The Pulitzer Center-supported film The Battle for Laikipia premiered at the 2024 Sundance Film Festival last month in the World Cinema Documentary Competition. Directed by Daphne Matziaraki and Peter Murimi, the film documents the conflict between Indigenous pastoralists and white ranchers in Kenya’s Laikipia County.
Originating with seed funding from the Pulitzer Center in 2017, The Battle for Laikipia is the carefully crafted feature-length result of seven years of reporting for Matziaraki and Murimi. For two election cycles and amid an ongoing drought, the pair spent long days following their characters, filming confrontations, and capturing the aftermath. Through vivid interviews, the film explores how climate change is fueling land conflicts and raising new questions about property ownership and the legacies of colonialism.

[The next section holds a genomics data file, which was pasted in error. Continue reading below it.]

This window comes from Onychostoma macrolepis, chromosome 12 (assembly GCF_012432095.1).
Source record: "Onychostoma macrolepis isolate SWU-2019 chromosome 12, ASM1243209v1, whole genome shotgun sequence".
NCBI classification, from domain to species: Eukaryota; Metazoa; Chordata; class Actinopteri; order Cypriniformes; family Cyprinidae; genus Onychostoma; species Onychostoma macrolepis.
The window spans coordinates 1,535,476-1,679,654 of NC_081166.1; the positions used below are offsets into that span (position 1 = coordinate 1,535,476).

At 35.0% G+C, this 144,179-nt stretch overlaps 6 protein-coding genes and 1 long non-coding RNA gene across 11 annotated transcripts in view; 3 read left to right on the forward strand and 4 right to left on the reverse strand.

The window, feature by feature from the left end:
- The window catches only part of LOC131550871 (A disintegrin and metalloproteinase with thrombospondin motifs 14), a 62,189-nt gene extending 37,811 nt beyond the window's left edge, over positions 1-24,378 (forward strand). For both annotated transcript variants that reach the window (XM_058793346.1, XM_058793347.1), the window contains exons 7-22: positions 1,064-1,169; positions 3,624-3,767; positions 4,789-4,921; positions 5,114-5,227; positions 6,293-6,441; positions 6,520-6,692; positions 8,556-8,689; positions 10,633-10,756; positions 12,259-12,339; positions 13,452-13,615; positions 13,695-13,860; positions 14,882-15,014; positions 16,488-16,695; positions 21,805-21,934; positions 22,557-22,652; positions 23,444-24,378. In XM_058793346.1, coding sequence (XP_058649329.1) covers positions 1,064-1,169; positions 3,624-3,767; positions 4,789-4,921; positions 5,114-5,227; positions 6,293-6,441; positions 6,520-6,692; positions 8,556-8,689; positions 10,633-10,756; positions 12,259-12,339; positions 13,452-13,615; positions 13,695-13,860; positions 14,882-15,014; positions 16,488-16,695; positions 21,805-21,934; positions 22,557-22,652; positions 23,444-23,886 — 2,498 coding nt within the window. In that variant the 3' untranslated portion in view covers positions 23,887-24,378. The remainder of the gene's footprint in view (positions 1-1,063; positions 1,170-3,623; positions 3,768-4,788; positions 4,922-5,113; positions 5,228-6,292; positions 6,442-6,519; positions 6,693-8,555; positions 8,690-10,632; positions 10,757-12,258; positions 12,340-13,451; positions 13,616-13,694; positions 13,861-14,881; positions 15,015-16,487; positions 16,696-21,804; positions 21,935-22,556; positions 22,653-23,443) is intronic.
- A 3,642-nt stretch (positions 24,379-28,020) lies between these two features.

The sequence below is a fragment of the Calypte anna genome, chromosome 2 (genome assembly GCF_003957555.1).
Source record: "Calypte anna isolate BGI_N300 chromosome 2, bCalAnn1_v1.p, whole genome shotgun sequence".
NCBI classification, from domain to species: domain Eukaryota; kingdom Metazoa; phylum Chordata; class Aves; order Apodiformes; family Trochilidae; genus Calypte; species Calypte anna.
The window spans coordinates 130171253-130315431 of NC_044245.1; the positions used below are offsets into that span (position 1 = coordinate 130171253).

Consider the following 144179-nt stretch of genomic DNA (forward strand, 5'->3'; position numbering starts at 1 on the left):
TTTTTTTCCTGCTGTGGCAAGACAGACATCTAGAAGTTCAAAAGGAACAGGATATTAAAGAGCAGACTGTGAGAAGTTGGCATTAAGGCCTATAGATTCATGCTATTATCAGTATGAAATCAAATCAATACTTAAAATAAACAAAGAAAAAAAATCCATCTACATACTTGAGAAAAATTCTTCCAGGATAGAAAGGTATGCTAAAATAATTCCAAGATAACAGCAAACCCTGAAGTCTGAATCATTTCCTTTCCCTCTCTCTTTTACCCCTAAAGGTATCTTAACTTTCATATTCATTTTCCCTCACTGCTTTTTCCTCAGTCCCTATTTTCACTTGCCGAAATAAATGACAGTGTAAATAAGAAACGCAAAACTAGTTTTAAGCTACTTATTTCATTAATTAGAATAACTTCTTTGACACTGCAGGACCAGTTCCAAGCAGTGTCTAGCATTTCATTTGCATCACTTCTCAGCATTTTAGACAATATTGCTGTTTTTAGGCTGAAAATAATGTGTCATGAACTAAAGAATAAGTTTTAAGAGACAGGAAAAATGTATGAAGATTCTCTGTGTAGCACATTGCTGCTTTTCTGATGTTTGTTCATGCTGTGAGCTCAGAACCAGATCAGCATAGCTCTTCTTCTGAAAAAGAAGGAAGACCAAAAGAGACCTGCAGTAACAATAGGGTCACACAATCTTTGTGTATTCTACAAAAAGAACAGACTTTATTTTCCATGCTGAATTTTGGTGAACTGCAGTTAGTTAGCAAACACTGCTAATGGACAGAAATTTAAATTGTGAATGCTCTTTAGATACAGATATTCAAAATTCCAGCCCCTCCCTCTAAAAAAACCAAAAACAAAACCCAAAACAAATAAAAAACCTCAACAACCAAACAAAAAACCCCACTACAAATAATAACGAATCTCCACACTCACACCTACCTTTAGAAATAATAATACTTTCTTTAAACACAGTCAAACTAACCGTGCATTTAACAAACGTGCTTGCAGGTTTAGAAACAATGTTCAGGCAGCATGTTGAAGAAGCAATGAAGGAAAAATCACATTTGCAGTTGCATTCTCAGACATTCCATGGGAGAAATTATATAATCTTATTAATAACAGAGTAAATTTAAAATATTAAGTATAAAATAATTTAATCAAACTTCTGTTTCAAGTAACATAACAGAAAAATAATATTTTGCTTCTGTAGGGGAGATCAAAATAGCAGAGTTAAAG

The Battle for Laikipia sold out all four of its showings at Sundance, and Matziaraki said she could feel thoughtful conversations about the film’s themes developing as the team fielded audience questions. The film’s producer, Toni Kamau, won the Amazon MGM Studios Nonfiction Producers Award for her body of work.
The Battle for Laikipia’s premiere marks the beginning of an already-accomplished year for Pulitzer Center-supported films. Two other Center-supported projects—After Landing and Hold the Line—are set to premiere at the Big Sky Film Festival beginning on February 16, 2024.
For Matziaraki, whose previous short film 4.1 Miles won a Peabody and was nominated for an Academy Award, the premiere of The Battle for Laikipia at Sundance was a rewarding conclusion to a long reporting process.
“It was a dream come true,” Matziaraki said. “After so many years of trying to complete this film, there were moments when we didn’t see the end coming. For us to complete the film—and not just complete the film, but have it premiere at the most prestigious film festival in the United States—was a huge accomplishment and a huge reward.”